The Beehive framework provides a simple and robust model for programming large-scale graph data analytics problems on cluster computers. It provides an object-oriented model for defining nodes, edges, and computation tasks in a graph problem. It supports multigraphs for problems where multiple edges may exist between nodes, representing different types of relationships between them. The graph data is maintained and managed in a key-value based distributed data storage system maintained in the RAM of the cluster nodes. The intermediate results of the parallel computations are stored in this shared in-memory storage. In this model, tasks are scheduled to executes in parallel on cluster nodes, and each task is executed as a serializable transaction updating the graph data. The Beehive framework also provides facilities for checkpointing of computations for recovery/restart from node crashes.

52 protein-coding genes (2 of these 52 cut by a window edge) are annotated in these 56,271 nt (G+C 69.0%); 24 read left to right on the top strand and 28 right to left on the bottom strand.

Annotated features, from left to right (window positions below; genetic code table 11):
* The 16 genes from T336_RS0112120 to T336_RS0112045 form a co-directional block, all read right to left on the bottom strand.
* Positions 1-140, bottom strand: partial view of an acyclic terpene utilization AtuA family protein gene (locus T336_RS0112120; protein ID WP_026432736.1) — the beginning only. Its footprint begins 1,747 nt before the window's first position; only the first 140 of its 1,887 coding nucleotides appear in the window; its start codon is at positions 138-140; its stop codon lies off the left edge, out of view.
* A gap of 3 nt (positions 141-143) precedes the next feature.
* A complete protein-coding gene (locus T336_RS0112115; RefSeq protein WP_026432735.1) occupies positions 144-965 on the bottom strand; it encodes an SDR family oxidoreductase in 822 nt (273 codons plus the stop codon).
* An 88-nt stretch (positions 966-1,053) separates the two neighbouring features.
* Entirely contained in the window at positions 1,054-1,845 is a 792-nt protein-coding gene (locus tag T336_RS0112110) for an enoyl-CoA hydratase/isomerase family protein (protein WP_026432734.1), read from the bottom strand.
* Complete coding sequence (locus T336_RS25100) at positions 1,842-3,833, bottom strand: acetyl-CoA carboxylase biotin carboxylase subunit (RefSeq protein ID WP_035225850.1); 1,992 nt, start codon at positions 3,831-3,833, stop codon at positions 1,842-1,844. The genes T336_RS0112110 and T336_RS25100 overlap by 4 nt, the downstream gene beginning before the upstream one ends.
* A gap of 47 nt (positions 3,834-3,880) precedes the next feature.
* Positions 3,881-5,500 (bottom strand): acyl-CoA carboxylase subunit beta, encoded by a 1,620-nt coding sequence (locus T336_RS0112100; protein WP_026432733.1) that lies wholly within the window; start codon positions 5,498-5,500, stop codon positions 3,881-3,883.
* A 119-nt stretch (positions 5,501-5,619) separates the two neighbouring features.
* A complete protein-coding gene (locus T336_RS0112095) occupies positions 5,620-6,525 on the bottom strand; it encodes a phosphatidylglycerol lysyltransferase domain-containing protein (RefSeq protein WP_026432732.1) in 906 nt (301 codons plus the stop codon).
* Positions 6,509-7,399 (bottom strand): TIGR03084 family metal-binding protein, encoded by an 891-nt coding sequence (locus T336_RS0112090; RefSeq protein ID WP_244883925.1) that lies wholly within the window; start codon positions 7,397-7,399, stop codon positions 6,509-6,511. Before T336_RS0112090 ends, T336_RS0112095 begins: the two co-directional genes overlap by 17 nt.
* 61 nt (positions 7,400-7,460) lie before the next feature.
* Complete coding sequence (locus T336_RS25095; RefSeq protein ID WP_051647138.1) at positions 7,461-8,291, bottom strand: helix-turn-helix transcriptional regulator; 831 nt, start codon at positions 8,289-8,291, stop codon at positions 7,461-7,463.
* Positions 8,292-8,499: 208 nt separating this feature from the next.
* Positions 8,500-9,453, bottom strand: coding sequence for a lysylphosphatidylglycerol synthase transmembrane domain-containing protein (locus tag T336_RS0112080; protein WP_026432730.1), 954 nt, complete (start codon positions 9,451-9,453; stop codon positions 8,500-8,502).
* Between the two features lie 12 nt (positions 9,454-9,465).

Utilizing the transactional computing model of Beehive, this project investigated and developed incremental parallel, computing techniques for large-scale graph structures which are dynamic and evolving. This work investigated and showed the benefits of the incremental computing approach for several graph problems such as single-source-shortest paths, k-nearest neighbors, maximal cliques, and vertex coloring. These results are reported in a paper titled Incremental Parallel Computing for Continuous Queries in Dynamic Graphs using a Transactional model, published in Wiley Concurrency and Computation: Practice and Experience. This project also investigated the use of the Beehive framework and its transactional computing model as a graph-database engine for building location-based publish/subscribe architectures. This investigation is reported in a paper titled Design of a Location-based Publish/Subscribe Service using a Graph-based Computing Model, published in IEEE CIC’2017.